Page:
Roger Angell was born on September 19, 1920 in New York, New York, and he is considered one of the best baseball writers of all time. And while my exposure to Angell’s writing is admittedly limited, I’ve read enough to know that I need to read more. His pieces contain a significant amount of detail and his passion for the game shines through with every line.
Angell has received a number of awards for his writing, including the George Polk Award for Commentary in 1980, the Kenyon Review Award for Literary Achievement in 2005, and the inaugural PEN/ESPN Lifetime Achievement Award for Literary Sports Writing in 2011. He was inducted into the Baseball Reliquary’s Shrine of the Eternals in 2010, and in 2014 he was awarded the J. G. Taylor Spink Award by the Baseball Writers’ Association of America.
Happy Birthday, Mr. Angell.
There are a few guys in baseball fortunate enough to be able to bring it late in their career: Roger Clemens was one, and Nolan Ryan was another one. And I’d like to be that kind of a writer, who’s still able to bring the fastball.
I came across this piece last night, and I love the sensory details it provides, even in such a concise poem. The author is right — sometimes all it takes are a few words to have an impact.
the non aficionado
when you say
such trite things as
step up to the plate
knock it out of the park
they can still feel
the solid oak of the bat
smell the oiled
leather of the glove
and hear the crack
as the ball soars
higher into the sky
past the cheap seats
and I wonder
how could I
and turns of phrases
sweet and bardic
[T]he wonderful, irresistible game of baseball, so enduring in its rules and rhythms, so varied in its lore and lexicon, has everything a writer could ask for, most especially the opportunity for vivid characters to involved themselves in a highly dramatic activity.
Here’s a good piece by Marianne Moore published in 1961. I like how it depicts some of the things that we all think from time to time, but don’t really talk about. Such as how a player, after falling short of an individual accomplishment, will talk about the success of the team. Or the fine line between work and play that players sometimes walk.
Fanaticism? No. Writing is exciting
and baseball is like writing.
You can never tell with either
how it will go
or what you will do;
a fever in the victim—
pitcher, catcher, fielder, batter.
Victim in what category?
Owlman watching from the press box?
To whom does it apply?
Who is excited? Might it be I?
It’s a pitcher’s battle all the way—a duel—
a catcher’s, as, with cruel
puma paw, Elston Howard lumbers lightly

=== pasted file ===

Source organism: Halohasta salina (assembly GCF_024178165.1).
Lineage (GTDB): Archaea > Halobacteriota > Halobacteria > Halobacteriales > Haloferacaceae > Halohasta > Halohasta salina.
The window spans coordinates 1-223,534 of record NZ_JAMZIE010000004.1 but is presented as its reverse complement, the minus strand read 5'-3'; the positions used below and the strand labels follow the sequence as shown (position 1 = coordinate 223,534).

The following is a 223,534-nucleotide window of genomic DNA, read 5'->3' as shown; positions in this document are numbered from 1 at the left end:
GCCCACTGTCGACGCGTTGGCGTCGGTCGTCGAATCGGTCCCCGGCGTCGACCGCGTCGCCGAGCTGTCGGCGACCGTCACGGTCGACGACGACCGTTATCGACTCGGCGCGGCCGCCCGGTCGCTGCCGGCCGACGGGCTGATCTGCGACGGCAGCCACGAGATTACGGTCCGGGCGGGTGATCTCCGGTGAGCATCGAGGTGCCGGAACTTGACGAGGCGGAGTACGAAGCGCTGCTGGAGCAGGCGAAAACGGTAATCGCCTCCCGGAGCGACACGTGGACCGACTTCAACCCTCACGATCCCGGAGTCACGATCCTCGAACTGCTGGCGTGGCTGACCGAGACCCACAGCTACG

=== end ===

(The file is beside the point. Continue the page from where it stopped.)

back to plate. (His spring
de-winged a bat swing.)
They have that killer instinct;
yet Elston—whose catching
arm has hurt them all with the bat—
when questioned, says, unenviously,
“I’m very satisfied. We won.”
Shorn of the batting crown, says, “We”;
robbed by a technicality.
When three players on a side play three positions
and modify conditions,
the massive run need not be everything.
“Going, going . . . ” Is
it? Roger Maris
has it, running fast. You will
never see a finer catch. Well . . .
“Mickey, leaping like the devil”—why
gild it, although deer sounds better—
snares what was speeding towards its treetop nest,
one-handing the souvenir-to-be
meant to be caught by you or me.
Assign Yogi Berra to Cape Canaveral;
he could handle any missile.
He is no feather. “Strike! . . . Strike two!”
Fouled back. A blur.
It’s gone. You would infer
that the bat had eyes.
He put the wood to that one.
Praised, Skowron says, “Thanks, Mel.
I think I helped a little bit.”
All business, each, and modesty.
Blanchard, Richardson, Kubek, Boyer.
In that galaxy of nine, say which
won the pennant? Each. It was he.
Those two magnificent saves from the knee-throws
by Boyer, finesses in twos—
like Whitey’s three kinds of pitch and pre-
with pick-off psychosis.
Pitching is a large subject.
Your arm, too true at first, can learn to
catch your corners—even trouble
Mickey Mantle. (“Grazed a Yankee!
My baby pitcher, Montejo!”
With some pedagogy,
you’ll be tough, premature prodigy.)
They crowd him and curve him and aim for the knees. Trying
indeed! The secret implying:
“I can stand here, bat held steady.”
One may suit him;
none has hit him.
Imponderables smite him.
Muscle kinks, infections, spike wounds
require food, rest, respite from ruffians. (Drat it!
Celebrity costs privacy!)
Cow’s milk, “tiger’s milk,” soy milk, carrot juice,
brewer’s yeast (high-potency—
concentrates presage victory
sped by Luis Arroyo, Hector Lopez—
deadly in a pinch. And “Yes,
it’s work; I want you to bear down,
but enjoy it
while you’re doing it.”
Mr. Houk and Mr. Sain,
if you have a rummage sale,
don’t sell Roland Sheldon or Tom Tresh.
Studded with stars in belt and crown,
the Stadium is an adastrium.
O flashing Orion,
your stars are muscled like the lion.